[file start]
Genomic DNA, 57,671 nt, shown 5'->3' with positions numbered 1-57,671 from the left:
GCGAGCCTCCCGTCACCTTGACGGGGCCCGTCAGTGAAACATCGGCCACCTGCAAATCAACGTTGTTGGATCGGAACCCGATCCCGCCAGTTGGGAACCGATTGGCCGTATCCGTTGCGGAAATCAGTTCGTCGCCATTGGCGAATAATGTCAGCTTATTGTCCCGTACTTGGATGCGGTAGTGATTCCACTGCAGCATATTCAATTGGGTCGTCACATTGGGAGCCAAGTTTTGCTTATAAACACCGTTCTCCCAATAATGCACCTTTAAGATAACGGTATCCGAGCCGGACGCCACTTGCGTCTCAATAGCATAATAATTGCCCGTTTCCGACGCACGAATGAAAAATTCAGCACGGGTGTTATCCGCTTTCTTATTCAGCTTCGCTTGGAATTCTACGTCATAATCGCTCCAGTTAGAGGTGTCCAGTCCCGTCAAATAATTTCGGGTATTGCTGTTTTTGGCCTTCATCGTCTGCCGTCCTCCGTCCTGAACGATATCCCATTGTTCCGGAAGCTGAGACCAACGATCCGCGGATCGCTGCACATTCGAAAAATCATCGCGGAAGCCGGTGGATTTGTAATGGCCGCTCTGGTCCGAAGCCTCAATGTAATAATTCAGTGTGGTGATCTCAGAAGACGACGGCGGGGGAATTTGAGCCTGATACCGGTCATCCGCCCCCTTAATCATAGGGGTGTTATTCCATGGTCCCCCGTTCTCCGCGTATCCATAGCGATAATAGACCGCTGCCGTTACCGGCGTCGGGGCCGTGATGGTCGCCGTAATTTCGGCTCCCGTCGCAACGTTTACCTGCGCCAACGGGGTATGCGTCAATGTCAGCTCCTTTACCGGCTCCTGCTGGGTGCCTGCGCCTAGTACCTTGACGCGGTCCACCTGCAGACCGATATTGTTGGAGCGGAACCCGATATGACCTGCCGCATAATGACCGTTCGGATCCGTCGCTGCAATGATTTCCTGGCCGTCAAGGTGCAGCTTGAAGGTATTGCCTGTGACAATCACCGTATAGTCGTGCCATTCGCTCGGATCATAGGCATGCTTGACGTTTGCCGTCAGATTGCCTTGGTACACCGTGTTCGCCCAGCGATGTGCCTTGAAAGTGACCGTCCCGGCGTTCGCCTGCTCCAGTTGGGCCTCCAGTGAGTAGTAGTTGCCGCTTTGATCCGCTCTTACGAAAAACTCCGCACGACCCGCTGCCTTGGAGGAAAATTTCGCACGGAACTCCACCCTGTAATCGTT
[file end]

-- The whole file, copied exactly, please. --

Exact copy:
Genomic DNA, 57,671 nt, shown 5'->3' with positions numbered 1-57,671 from the left:
GCGAGCCTCCCGTCACCTTGACGGGGCCCGTCAGTGAAACATCGGCCACCTGCAAATCAACGTTGTTGGATCGGAACCCGATCCCGCCAGTTGGGAACCGATTGGCCGTATCCGTTGCGGAAATCAGTTCGTCGCCATTGGCGAATAATGTCAGCTTATTGTCCCGTACTTGGATGCGGTAGTGATTCCACTGCAGCATATTCAATTGGGTCGTCACATTGGGAGCCAAGTTTTGCTTATAAACACCGTTCTCCCAATAATGCACCTTTAAGATAACGGTATCCGAGCCGGACGCCACTTGCGTCTCAATAGCATAATAATTGCCCGTTTCCGACGCACGAATGAAAAATTCAGCACGGGTGTTATCCGCTTTCTTATTCAGCTTCGCTTGGAATTCTACGTCATAATCGCTCCAGTTAGAGGTGTCCAGTCCCGTCAAATAATTTCGGGTATTGCTGTTTTTGGCCTTCATCGTCTGCCGTCCTCCGTCCTGAACGATATCCCATTGTTCCGGAAGCTGAGACCAACGATCCGCGGATCGCTGCACATTCGAAAAATCATCGCGGAAGCCGGTGGATTTGTAATGGCCGCTCTGGTCCGAAGCCTCAATGTAATAATTCAGTGTGGTGATCTCAGAAGACGACGGCGGGGGAATTTGAGCCTGATACCGGTCATCCGCCCCCTTAATCATAGGGGTGTTATTCCATGGTCCCCCGTTCTCCGCGTATCCATAGCGATAATAGACCGCTGCCGTTACCGGCGTCGGGGCCGTGATGGTCGCCGTAATTTCGGCTCCCGTCGCAACGTTTACCTGCGCCAACGGGGTATGCGTCAATGTCAGCTCCTTTACCGGCTCCTGCTGGGTGCCTGCGCCTAGTACCTTGACGCGGTCCACCTGCAGACCGATATTGTTGGAGCGGAACCCGATATGACCTGCCGCATAATGACCGTTCGGATCCGTCGCTGCAATGATTTCCTGGCCGTCAAGGTGCAGCTTGAAGGTATTGCCTGTGACAATCACCGTATAGTCGTGCCATTCGCTCGGATCATAGGCATGCTTGACGTTTGCCGTCAGATTGCCTTGGTACACCGTGTTCGCCCAGCGATGTGCCTTGAAAGTGACCGTCCCGGCGTTCGCCTGCTCCAGTTGGGCCTCCAGTGAGTAGTAGTTGCCGCTTTGATCCGCTCTTACGAAAAACTCCGCACGACCCGCTGCCTTGGAGGAAAATTTCGCACGGAACTCCACCCTGTAATCGTT